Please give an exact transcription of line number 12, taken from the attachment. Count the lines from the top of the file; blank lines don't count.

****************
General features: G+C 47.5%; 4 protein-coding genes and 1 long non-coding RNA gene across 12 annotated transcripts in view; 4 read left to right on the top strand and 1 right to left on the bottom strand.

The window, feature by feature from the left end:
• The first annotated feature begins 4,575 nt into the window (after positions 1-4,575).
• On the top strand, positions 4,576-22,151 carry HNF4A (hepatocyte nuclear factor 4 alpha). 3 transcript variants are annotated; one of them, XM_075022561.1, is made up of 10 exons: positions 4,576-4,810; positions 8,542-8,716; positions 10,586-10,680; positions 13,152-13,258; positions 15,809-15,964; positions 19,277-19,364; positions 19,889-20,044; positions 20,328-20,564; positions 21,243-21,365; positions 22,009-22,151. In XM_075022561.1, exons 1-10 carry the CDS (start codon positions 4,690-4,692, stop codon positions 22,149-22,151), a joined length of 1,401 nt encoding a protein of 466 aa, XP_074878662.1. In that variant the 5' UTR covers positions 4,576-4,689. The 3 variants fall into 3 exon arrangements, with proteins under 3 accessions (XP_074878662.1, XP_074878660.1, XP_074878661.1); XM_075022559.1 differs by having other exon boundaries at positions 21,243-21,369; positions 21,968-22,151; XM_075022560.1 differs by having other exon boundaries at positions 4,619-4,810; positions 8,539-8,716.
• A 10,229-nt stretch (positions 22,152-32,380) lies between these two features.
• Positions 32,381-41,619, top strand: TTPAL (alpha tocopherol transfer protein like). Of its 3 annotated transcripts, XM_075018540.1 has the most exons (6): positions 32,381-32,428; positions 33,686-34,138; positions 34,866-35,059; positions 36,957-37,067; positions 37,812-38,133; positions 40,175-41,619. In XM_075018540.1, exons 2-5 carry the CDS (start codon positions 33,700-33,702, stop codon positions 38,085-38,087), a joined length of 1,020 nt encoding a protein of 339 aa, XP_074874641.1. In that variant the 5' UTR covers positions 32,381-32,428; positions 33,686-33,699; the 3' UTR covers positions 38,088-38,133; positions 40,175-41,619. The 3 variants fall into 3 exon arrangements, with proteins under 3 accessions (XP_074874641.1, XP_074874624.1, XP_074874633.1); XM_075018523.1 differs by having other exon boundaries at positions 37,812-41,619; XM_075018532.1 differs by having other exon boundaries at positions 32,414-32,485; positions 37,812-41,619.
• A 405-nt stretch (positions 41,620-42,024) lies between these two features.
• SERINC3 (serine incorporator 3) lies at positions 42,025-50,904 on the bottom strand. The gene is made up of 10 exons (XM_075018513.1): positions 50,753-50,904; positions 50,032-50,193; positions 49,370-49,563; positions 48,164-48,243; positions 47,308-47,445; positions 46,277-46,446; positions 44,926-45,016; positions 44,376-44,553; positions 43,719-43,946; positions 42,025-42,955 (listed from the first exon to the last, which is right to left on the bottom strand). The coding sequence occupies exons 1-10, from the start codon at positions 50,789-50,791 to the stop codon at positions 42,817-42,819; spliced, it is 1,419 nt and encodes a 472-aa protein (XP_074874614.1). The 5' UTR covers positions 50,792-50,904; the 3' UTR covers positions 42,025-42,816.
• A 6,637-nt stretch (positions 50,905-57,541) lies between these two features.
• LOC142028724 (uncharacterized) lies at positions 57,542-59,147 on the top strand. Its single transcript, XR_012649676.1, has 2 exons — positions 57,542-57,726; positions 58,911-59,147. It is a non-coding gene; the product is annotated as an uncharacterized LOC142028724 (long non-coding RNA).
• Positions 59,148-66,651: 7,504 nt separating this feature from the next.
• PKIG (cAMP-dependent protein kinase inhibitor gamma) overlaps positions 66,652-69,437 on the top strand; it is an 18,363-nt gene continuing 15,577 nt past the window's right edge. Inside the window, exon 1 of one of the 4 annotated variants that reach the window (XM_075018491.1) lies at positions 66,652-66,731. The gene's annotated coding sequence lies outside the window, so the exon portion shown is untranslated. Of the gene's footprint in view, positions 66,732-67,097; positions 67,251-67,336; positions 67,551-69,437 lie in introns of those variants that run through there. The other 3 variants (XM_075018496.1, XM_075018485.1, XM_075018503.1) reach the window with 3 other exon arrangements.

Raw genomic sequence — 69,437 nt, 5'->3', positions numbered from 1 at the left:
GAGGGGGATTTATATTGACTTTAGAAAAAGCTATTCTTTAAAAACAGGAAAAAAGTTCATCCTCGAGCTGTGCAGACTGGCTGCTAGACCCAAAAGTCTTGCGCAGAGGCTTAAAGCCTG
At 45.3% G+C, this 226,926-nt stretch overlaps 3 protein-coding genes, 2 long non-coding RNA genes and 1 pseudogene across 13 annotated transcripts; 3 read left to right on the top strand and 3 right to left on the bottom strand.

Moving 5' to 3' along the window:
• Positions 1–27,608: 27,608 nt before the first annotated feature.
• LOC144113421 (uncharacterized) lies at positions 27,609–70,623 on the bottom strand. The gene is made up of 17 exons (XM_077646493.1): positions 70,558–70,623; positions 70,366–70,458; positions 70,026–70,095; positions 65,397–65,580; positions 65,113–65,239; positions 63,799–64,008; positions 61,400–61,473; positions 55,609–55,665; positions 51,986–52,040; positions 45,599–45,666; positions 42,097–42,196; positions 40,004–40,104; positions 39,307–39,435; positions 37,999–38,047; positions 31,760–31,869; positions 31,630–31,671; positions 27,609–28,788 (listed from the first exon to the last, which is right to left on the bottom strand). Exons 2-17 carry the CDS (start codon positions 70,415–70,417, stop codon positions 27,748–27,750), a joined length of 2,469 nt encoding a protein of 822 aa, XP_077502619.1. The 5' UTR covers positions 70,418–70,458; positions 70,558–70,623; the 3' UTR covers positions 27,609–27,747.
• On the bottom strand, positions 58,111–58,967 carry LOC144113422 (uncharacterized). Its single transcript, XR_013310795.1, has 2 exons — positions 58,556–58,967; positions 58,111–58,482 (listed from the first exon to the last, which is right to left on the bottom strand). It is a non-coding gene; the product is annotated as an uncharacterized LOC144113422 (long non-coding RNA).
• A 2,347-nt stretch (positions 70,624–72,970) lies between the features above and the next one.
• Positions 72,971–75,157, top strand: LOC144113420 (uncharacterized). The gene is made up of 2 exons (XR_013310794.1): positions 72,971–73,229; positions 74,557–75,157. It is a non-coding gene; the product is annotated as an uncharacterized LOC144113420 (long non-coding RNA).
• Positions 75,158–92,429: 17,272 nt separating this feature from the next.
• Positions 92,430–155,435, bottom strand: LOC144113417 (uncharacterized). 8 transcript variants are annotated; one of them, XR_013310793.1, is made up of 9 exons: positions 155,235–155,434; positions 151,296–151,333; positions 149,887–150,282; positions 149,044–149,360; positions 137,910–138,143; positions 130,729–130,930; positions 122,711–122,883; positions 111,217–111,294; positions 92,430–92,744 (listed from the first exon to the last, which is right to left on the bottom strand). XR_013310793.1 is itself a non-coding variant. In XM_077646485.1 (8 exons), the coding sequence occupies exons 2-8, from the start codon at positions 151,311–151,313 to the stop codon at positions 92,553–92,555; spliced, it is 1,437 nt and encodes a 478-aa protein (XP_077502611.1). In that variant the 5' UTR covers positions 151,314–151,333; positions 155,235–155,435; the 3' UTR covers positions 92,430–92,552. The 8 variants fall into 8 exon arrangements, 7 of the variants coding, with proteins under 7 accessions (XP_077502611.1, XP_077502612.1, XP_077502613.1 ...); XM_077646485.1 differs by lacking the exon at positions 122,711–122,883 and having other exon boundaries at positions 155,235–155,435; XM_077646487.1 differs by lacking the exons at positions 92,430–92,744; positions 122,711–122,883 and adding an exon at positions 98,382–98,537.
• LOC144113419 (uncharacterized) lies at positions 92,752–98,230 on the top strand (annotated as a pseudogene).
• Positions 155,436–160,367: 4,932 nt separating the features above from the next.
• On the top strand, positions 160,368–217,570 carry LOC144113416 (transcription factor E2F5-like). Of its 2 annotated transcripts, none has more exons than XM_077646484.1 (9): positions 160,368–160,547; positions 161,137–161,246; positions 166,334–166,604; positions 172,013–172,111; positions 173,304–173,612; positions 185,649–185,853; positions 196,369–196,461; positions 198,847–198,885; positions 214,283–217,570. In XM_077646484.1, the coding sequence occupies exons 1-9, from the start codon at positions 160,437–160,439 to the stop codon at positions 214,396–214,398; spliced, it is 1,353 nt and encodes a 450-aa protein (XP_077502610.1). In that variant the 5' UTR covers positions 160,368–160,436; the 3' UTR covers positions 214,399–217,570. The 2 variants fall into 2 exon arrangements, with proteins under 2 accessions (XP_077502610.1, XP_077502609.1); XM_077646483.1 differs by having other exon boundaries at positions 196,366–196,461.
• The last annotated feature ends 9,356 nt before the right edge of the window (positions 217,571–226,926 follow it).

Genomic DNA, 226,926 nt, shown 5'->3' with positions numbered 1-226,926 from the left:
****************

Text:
• PKIG (cAMP-dependent protein kinase inhibitor gamma) overlaps positions 66,652-69,437 on the top strand; it is an 18,363-nt gene continuing 15,577 nt past the window's right edge. Inside the window, exon 1 of one of the 4 annotated variants that reach the window (XM_075018491.1) lies at positions 66,652-66,731. The gene's annotated coding sequence lies outside the window, so the exon portion shown is untranslated. Of the gene's footprint in view, positions 66,732-67,097; positions 67,251-67,336; positions 67,551-69,437 lie in introns of those variants that run through there. The other 3 variants (XM_075018496.1, XM_075018485.1, XM_075018503.1) reach the window with 3 other exon arrangements.